Nine great industry news stories from this week you may have missed.
How will courts function after COVID-19?
Since the shutdown of Ontario courts, the criminal justice system has been dealing with only urgent bail hearings and guilty plea proceedings. Emergency procedures are set to expire at the end of May, however some argue that we should not be returning to the "archaic and outdated business model" that was the norm in the justice system prior to COVID-19. In his recent article in Canadian Lawyer, Michael Spratt presents his ideas on why eliminating paper, permitting remote appearances and becoming less reliant on jails could be the key to giving our courts a much-needed reconfiguration.
‘Zoom fatigue’ is taxing the brain. Here's why that happens.
Does working from home make us feel more lethargic? According to National Geographic, workers are reporting so many similar experiences that it’s earned its own slang term: Zoom fatigue. The unprecedented explosion of our use of online video conferencing tools in response to the pandemic has launched an unofficial social experiment, showing at a population scale what’s always been true: virtual interactions can be extremely hard on the brain. Learn the science behind "Zoom gloom" here.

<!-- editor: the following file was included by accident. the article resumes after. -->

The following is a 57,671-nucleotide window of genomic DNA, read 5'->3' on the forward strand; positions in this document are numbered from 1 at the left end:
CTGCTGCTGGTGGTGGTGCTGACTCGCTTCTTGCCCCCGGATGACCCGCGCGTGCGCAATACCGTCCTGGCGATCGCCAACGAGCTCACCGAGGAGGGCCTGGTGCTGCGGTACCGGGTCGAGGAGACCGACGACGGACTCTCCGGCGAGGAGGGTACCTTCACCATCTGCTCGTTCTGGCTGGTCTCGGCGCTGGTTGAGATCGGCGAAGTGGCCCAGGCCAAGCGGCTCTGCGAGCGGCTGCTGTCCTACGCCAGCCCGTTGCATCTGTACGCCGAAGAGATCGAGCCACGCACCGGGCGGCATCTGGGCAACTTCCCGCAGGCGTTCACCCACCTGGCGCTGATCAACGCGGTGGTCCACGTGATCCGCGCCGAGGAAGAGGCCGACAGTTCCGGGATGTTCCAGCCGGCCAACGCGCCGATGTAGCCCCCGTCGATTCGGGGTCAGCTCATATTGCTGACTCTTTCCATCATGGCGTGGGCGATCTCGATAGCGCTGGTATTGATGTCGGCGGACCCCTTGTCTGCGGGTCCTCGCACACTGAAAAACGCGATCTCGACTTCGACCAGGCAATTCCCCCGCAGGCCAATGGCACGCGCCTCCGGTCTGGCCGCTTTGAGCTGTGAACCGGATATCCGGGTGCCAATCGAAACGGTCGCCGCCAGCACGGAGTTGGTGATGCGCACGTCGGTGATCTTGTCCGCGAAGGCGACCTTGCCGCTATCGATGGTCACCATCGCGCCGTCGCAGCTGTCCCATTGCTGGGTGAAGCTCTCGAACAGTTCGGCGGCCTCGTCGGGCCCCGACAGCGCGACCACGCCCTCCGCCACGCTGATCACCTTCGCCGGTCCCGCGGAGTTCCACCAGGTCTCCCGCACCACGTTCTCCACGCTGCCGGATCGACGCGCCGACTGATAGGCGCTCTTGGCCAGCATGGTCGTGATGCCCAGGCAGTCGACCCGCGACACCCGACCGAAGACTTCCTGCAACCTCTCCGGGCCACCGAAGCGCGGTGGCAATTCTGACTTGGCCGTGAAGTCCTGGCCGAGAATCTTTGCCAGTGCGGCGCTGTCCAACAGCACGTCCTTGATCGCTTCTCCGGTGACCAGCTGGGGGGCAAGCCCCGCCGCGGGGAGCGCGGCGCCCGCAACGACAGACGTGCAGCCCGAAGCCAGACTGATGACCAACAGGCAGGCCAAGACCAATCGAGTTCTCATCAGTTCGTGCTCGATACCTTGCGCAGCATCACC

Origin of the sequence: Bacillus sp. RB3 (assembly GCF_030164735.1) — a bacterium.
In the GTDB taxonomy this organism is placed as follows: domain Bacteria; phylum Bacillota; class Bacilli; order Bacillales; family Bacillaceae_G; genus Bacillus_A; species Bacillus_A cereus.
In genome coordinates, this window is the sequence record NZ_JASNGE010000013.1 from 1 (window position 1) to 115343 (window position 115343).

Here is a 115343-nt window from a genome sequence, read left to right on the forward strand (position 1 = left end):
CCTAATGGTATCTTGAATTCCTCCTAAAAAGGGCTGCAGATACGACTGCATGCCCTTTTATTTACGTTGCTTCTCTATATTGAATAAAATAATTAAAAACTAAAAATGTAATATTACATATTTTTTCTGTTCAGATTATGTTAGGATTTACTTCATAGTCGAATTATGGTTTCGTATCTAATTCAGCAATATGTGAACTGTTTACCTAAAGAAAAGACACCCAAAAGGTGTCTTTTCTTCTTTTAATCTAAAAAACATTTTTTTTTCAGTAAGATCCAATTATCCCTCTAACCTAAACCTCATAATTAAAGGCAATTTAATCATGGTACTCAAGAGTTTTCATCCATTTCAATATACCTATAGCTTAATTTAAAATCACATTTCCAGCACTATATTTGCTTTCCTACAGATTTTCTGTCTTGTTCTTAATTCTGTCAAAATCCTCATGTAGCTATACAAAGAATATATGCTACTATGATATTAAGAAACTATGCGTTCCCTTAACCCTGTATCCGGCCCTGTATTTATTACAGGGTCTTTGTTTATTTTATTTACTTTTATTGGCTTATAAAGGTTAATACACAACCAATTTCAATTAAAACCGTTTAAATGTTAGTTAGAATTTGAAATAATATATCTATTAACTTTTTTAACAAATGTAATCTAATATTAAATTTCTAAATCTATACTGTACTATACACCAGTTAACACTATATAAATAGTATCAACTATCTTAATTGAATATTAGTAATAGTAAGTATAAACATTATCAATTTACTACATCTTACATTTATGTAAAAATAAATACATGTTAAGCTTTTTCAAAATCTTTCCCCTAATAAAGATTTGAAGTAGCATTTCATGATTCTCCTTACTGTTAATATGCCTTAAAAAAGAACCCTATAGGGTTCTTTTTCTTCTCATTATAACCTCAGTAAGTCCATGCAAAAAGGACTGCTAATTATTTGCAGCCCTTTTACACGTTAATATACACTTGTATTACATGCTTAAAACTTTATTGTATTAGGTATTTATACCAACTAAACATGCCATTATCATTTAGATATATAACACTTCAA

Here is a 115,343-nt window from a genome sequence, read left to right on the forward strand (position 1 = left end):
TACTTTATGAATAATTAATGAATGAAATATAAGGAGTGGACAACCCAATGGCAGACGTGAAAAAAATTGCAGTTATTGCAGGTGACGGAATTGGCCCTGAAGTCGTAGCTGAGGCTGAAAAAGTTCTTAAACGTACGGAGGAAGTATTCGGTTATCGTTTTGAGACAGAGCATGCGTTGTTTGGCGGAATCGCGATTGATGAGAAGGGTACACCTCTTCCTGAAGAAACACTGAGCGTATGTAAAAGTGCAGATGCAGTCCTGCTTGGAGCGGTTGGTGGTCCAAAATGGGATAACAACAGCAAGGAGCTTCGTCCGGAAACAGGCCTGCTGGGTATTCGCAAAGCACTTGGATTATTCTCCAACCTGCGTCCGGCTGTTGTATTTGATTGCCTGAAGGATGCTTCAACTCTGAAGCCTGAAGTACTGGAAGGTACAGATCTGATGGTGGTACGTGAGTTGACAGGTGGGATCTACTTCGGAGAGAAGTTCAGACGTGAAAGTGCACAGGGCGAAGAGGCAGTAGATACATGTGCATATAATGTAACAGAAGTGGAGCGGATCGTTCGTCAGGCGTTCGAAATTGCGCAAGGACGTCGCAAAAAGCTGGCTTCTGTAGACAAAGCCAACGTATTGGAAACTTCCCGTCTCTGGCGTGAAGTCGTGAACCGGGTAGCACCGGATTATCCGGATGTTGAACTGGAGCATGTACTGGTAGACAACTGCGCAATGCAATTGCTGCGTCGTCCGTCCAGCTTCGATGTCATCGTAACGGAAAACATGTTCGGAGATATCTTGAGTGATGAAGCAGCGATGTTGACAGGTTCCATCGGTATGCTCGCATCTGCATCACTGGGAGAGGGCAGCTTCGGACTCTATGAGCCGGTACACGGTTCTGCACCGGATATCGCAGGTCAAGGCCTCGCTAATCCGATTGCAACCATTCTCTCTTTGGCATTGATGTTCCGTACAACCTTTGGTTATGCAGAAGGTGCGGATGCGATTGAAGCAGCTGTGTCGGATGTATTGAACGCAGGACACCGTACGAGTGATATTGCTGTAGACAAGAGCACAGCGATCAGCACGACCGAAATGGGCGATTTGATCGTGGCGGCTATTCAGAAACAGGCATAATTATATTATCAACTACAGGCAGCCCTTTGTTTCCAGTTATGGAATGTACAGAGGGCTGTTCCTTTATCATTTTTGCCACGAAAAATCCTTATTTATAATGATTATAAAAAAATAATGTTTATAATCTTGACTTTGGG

Will success of home-working prompt firms to rethink their plush city offices?
According to Legal Cheek, the pandemic has put a question mark over corporate law's love affair with swanky spaces. As we embrace video-conferencing platforms full time, it begs the question: will the adoption of remote working practices in response to the lockdown spark a wider change across the industry? The relative ease in which lawyers have made the switch, coupled with the wider, long-term financial implications of the pandemic, will likely leave many law firms questioning their office space requirements in the years ahead.
Ready or not — your legal hearing may now be video conferenced